Oscar de Vries spent years developing his natural shaving products business OSCAR Natural Skincare and getting a toehold in the Australian market. Then last year he cracked the export market almost by chance.
He’s used a form of financing called factoring to underpin the business.
What’s the story behind OSCAR Natural Skincare?
I had previously imported a shaving oil from the UK and was able to grow sales through airports, in Priceline and in Woolworths. But the packaging was too wide for supermarket shelves, and I couldn’t get the manufacturer to change it. I was also starting to get frustrated working on a brand I didn’t own and wanted to create my own.
First I launched an all-natural shaving oil with the lessons I had learned from the imported brand. Next I developed a shaving gel made out of natural ingredients.
I spent three years developing the product until I felt it was better than anything else on the market. Then I gave it to some friends to try who all said it was seriously good. You might think the product is great but until other people tell you it’s good you don’t know if you’re kidding yourself.
How have you addressed your major business challenges?
‘Natural’ is still relatively niche. Guys don’t understand the benefits of natural ingredients. Plus most will have bought a product like Gillette since they were 18 because their dads used it. So it’s tough changing people’s mindset.
My approach is to focus on the product’s two unique selling points – its natural ingredients and the special CFC-free, non-flammable bottles, all under a $10 price point.
How did you secure distribution through Woolworths?
Getting into Woolworths was relatively easy. In June last year I sent a sample to a Woolworths buyer, who described it as ‘a great product’. But it took until November to get it on shelves. Now it’s in 730 stores. I’m also due to make a presentation to Coles and Priceline.
You have used factoring to fund the business – how does this work?
I used factoring from day one. Without factoring stockists pay your invoice on 60 or 90 days. A factoring firm will advance you between 70 per cent and 85 per cent of the value of the invoice as soon as it’s issued so you can keep in sync with your cash flow. The more successful you are the more you need it because you need the funds to order stock.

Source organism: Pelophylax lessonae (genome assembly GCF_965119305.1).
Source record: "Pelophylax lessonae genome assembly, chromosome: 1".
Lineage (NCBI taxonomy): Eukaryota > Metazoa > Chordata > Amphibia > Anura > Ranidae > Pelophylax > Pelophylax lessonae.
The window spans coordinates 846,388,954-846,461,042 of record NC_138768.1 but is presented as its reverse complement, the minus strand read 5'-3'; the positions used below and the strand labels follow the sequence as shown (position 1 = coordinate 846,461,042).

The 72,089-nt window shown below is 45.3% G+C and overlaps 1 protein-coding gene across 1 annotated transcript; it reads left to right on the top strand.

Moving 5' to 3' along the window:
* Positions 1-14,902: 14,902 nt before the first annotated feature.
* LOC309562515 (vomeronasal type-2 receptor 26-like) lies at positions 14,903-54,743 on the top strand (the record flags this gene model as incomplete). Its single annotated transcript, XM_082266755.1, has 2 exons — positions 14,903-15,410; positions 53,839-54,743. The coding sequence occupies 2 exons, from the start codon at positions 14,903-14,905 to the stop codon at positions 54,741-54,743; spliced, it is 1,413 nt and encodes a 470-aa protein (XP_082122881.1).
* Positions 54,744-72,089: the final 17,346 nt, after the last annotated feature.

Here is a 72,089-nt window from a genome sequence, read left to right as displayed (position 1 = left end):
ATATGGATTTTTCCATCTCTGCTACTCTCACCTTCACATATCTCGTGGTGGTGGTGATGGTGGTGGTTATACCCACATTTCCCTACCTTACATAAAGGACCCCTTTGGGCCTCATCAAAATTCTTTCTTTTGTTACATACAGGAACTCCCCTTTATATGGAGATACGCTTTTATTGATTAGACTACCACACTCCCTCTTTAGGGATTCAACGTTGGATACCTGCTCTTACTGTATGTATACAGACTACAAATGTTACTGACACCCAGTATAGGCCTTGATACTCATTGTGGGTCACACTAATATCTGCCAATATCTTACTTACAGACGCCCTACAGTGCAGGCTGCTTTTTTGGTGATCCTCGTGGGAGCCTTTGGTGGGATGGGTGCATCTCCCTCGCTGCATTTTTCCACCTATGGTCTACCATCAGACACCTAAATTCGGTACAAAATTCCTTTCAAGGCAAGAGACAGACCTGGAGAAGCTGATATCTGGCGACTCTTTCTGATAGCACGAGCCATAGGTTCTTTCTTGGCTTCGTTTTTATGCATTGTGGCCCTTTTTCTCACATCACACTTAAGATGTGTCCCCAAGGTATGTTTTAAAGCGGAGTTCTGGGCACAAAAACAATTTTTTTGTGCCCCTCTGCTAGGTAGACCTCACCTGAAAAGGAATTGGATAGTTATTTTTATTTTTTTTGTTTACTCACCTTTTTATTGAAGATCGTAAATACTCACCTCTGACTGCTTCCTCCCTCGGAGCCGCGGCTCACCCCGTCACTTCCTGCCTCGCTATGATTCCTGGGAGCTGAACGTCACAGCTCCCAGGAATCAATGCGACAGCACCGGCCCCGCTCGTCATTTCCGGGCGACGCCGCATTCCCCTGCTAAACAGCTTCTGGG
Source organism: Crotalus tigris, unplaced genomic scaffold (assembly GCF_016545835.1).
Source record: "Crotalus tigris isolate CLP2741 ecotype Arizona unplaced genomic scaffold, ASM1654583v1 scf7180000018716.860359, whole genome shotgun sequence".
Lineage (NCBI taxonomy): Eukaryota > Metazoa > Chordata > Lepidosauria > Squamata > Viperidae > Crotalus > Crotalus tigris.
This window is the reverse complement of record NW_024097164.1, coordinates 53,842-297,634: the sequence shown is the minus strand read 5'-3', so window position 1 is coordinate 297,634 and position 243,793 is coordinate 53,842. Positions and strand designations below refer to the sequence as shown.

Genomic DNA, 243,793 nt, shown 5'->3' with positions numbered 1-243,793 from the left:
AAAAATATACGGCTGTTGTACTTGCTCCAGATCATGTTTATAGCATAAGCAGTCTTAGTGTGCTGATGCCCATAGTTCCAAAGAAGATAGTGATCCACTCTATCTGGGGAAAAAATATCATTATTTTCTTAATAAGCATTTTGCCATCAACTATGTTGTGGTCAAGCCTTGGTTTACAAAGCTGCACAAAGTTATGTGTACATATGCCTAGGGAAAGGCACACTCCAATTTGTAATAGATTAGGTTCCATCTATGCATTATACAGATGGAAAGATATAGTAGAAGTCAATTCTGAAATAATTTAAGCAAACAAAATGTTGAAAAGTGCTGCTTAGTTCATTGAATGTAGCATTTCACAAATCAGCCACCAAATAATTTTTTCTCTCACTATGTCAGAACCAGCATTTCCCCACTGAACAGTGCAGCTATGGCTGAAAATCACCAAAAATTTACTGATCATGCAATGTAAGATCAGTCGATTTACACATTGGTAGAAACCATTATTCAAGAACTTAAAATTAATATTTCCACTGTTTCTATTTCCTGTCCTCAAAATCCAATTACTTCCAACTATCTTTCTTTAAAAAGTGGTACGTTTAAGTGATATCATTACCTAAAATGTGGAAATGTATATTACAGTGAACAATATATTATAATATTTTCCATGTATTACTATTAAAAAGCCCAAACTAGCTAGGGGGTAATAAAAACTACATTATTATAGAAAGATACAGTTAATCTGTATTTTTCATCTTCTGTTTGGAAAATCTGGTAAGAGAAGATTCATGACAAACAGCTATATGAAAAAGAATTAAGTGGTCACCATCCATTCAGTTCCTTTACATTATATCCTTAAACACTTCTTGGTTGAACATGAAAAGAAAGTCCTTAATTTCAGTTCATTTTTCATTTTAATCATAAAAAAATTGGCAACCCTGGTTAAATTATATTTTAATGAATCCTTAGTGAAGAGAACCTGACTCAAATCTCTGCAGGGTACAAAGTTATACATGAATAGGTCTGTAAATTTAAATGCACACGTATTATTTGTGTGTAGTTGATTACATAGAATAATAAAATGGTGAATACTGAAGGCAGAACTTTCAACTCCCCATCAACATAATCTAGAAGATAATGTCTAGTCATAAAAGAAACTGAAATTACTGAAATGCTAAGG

It’s more expensive than an overdraft, but you’re not offering bricks and mortar security, nor do you give up equity at onerous terms, especially in the beginning. One crucial challenge with factoring is the concentration principle. Factoring companies limit your funding if one client makes up more than 50 per cent of debtors. No matter how strong your customer is they are worried about their exposure.
How did you start exporting?
Exporting actually happened by accident. I’m Dutch and before my mother recently passed away I had to go back three or four times a year. I thought if I’m spending this much time in Holland I should start generating business over there. So I started making appointments in early 2012 and secured a meeting with ETOS, a subsidiary of Ahold, the biggest supermarket chain in Holland. The Dutch are fascinated with Australia and the buyer liked our packaging. We produce two varieties of both shaving gel and shaving oil and they took all four. It’s generally tough in Australia getting in major retailers so it took me by surprise when it all happened so quickly in Holland. We’re now in 430 stores.
The lesson to me was that you can spend all your time planning and making forecasts when it’s better to get off your backside and take a punt. We’re not yet profitable there, so I can’t afford an extensive advertising campaign. Instead we’re going to use public relations to raise awareness and next month I’m going over to get the ball rolling to create some consumer awareness.
– Interviewed by Alexandra Cain
This story Administrator ready to work first appeared on Nanjing Night Net.